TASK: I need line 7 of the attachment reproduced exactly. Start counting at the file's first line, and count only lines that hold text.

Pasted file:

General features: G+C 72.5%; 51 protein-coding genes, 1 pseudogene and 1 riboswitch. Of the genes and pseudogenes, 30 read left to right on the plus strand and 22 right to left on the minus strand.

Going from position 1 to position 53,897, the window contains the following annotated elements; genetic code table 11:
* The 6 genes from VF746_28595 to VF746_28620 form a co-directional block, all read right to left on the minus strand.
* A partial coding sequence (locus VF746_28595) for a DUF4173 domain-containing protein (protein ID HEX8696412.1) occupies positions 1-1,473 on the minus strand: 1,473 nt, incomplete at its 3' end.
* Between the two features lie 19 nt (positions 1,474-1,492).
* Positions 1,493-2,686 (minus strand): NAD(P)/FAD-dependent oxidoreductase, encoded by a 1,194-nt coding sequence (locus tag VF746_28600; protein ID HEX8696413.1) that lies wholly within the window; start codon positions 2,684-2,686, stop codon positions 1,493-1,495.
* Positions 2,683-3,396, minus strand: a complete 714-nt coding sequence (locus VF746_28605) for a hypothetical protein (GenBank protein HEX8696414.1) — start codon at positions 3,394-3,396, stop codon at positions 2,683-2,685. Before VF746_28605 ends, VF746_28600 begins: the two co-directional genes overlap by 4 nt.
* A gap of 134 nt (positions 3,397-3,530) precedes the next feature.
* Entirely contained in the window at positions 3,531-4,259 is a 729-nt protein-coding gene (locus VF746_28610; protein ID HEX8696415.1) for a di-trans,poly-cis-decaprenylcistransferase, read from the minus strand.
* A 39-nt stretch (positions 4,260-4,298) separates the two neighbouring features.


* Positions 2,683-3,396, minus strand: a complete 714-nt coding sequence (locus VF746_28605) for a hypothetical protein (GenBank protein HEX8696414.1) — start codon at positions 3,394-3,396, stop codon at positions 2,683-2,685. Before VF746_28605 ends, VF746_28600 begins: the two co-directional genes overlap by 4 nt.